* Ah, Long Island, or ultimate suburbia as I call it. Fortunately, there are still some hints of its interesting past. I have no idea how I came across this blog, but Old Long Island features historic images of the great Long Island estates (think Great Gatsby style). Some posts have Library of Congress images, some have real estate ads, others are from books and other printed materials; most are linked with images to Google Earth. Even if you do not have a Long Island connection, the architecture of these estates is beautiful.
* Sabra, over at My Own Time Machine, always finds interesting articles and current event topics. I love a recent post of hers about Historic Heidelberg – Kerlin Farm, located outside Philadelphia. From the post, this is the issue:
WHAT: Now under threat of demolition, one of the oldest residences in Pennsylvania at 1050 Ashbourne Road, Cheltenham, PA. The 300+ year old estate hearkens to the very beginning of European settlement in this region. It would be difficult to stand in a place that more completely describes the settlement and growth of a particular place over the course of three centuries. Now it is facing the wrecking ball.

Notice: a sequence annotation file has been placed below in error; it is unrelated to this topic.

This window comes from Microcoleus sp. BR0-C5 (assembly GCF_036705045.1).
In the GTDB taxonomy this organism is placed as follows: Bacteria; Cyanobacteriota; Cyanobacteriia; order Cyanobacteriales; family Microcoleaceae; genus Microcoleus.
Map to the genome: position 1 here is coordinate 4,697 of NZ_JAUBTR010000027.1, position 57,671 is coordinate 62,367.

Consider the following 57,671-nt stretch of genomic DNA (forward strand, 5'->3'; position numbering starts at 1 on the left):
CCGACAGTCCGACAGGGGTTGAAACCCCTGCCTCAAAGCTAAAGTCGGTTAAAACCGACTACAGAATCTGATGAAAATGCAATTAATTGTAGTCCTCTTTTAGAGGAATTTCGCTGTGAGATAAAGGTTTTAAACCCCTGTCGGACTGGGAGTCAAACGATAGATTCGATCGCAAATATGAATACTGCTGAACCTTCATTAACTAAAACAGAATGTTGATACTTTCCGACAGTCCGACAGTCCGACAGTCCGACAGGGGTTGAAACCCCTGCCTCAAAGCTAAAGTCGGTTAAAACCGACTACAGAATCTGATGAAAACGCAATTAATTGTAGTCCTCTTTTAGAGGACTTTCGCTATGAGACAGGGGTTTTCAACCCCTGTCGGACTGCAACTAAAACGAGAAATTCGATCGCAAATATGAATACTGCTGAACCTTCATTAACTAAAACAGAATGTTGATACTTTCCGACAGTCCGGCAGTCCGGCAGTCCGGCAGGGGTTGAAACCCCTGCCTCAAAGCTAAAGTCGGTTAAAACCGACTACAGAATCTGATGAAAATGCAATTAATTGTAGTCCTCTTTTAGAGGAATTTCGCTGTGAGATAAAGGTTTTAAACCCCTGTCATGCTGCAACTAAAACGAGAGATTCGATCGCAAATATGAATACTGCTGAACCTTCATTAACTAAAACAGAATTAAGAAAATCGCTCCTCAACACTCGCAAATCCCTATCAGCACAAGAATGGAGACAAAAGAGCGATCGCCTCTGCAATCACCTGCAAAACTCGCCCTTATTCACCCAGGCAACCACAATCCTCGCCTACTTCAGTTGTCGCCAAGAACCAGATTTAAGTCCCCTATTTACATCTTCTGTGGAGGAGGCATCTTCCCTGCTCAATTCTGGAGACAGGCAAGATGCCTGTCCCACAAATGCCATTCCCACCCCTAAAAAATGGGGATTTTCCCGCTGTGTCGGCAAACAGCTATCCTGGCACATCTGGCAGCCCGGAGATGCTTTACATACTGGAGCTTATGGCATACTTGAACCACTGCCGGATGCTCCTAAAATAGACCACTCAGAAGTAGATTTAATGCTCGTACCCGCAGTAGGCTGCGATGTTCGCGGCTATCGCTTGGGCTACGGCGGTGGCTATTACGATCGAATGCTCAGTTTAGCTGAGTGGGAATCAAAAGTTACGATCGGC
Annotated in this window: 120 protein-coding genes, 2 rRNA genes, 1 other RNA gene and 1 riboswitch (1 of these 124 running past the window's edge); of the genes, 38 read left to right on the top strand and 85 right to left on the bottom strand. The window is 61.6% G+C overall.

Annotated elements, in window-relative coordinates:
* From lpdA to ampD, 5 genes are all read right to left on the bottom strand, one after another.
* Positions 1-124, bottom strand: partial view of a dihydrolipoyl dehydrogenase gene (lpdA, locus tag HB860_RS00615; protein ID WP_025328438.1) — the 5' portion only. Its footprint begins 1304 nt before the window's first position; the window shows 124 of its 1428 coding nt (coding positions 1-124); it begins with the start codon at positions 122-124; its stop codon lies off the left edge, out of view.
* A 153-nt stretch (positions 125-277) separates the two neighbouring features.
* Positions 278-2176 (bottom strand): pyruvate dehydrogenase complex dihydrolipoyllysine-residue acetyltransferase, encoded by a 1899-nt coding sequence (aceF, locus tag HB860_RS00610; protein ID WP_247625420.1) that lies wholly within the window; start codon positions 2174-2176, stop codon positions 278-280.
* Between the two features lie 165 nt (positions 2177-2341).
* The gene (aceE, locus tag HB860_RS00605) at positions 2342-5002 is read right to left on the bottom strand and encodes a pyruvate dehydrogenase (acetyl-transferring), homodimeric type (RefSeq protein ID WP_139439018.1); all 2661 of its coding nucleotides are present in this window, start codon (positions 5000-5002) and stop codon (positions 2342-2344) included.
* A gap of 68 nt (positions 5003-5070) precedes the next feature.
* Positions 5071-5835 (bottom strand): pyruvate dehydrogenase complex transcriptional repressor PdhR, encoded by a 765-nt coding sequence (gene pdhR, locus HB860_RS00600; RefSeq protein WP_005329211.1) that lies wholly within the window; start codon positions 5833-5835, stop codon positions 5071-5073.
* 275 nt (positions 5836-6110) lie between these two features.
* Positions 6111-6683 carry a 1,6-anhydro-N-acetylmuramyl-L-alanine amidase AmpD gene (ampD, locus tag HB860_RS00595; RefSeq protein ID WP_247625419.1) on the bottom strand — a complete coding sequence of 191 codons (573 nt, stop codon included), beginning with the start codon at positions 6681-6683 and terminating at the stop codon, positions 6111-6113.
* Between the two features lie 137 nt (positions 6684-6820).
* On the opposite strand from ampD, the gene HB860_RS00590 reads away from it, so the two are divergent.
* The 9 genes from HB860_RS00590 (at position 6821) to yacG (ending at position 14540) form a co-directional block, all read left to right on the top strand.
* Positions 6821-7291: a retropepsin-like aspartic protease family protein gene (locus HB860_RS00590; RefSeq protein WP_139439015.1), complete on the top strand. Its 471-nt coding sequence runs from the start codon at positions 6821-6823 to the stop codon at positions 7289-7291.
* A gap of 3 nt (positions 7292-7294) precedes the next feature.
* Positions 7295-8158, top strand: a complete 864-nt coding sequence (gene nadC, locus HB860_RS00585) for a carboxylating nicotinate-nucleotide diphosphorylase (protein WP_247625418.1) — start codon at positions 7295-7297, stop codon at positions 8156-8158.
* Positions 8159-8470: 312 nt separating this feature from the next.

Click through for more information. Be sure to read Sabra’s comment to mine addressing issues such as how much is too far gone, stabilizing ruins, and the education system.
* Route 66 News talks about an article that finds John Steinbeck’s Travels with Charley to be fiction. Personally, I could care less if it’s fiction. I love the book anyway. You?
* Are you an alum of the UVM Historic Preservation program? Check out the new HP alumni website. And come to the party on Saturday.
* This warrants a much longer discussion, but for now: the University of Mary Washington has a master plan to raze seven buildings including the historic 1931 Seacobeck Dining Hall. Seriously, UMW? Your historic preservation program is one of the best undergraduate programs in the country and you’re not going to take the advice of that department? Bad move.
* Actually, Preservation Nation’s Story of the Day feature often has stories about demolition threats. Yikes! (Not to be confused with that yikes!) Isn’t it time people got over the whole demolition thing? It’s not green, people.
* Christmas and historic mansions? Oh, how grand living that life must have been.